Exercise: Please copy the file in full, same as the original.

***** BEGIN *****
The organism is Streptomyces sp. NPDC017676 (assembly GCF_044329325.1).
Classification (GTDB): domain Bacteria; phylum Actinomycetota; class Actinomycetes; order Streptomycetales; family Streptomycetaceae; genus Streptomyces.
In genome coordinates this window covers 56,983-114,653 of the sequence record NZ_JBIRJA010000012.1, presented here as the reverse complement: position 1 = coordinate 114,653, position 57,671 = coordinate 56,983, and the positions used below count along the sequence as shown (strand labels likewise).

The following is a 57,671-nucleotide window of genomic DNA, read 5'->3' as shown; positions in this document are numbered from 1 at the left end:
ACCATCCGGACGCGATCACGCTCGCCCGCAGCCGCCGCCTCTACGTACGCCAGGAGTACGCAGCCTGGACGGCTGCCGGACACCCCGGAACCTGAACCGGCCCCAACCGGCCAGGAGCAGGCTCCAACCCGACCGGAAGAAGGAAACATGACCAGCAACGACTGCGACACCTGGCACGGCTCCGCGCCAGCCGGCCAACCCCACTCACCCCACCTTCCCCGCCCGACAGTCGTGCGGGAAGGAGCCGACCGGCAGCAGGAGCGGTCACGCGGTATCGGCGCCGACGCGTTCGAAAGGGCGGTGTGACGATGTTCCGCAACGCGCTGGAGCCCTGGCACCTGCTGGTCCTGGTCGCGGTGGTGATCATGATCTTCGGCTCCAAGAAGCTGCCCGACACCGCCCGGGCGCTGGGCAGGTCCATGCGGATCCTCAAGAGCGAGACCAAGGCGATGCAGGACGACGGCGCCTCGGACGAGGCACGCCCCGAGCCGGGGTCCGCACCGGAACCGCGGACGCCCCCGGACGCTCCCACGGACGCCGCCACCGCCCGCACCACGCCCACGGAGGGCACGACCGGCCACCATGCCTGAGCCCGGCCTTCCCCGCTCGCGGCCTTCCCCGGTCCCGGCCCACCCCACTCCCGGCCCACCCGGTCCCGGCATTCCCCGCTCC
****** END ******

The organism is Streptomyces sp. NPDC017676 (assembly GCF_044329325.1).
Classification (GTDB): domain Bacteria; phylum Actinomycetota; class Actinomycetes; order Streptomycetales; family Streptomycetaceae; genus Streptomyces.
In genome coordinates this window covers 56,983-114,653 of the sequence record NZ_JBIRJA010000012.1, presented here as the reverse complement: position 1 = coordinate 114,653, position 57,671 = coordinate 56,983, and the positions used below count along the sequence as shown (strand labels likewise).

The following is a 57,671-nucleotide window of genomic DNA, read 5'->3' as shown; positions in this document are numbered from 1 at the left end:
ACCATCCGGACGCGATCACGCTCGCCCGCAGCCGCCGCCTCTACGTACGCCAGGAGTACGCAGCCTGGACGGCTGCCGGACACCCCGGAACCTGAACCGGCCCCAACCGGCCAGGAGCAGGCTCCAACCCGACCGGAAGAAGGAAACATGACCAGCAACGACTGCGACACCTGGCACGGCTCCGCGCCAGCCGGCCAACCCCACTCACCCCACCTTCCCCGCCCGACAGTCGTGCGGGAAGGAGCCGACCGGCAGCAGGAGCGGTCACGCGGTATCGGCGCCGACGCGTTCGAAAGGGCGGTGTGACGATGTTCCGCAACGCGCTGGAGCCCTGGCACCTGCTGGTCCTGGTCGCGGTGGTGATCATGATCTTCGGCTCCAAGAAGCTGCCCGACACCGCCCGGGCGCTGGGCAGGTCCATGCGGATCCTCAAGAGCGAGACCAAGGCGATGCAGGACGACGGCGCCTCGGACGAGGCACGCCCCGAGCCGGGGTCCGCACCGGAACCGCGGACGCCCCCGGACGCTCCCACGGACGCCGCCACCGCCCGCACCACGCCCACGGAGGGCACGACCGGCCACCATGCCTGAGCCCGGCCTTCCCCGCTCGCGGCCTTCCCCGGTCCCGGCCCACCCCACTCCCGGCCCACCCGGTCCCGGCATTCCCCGCTCC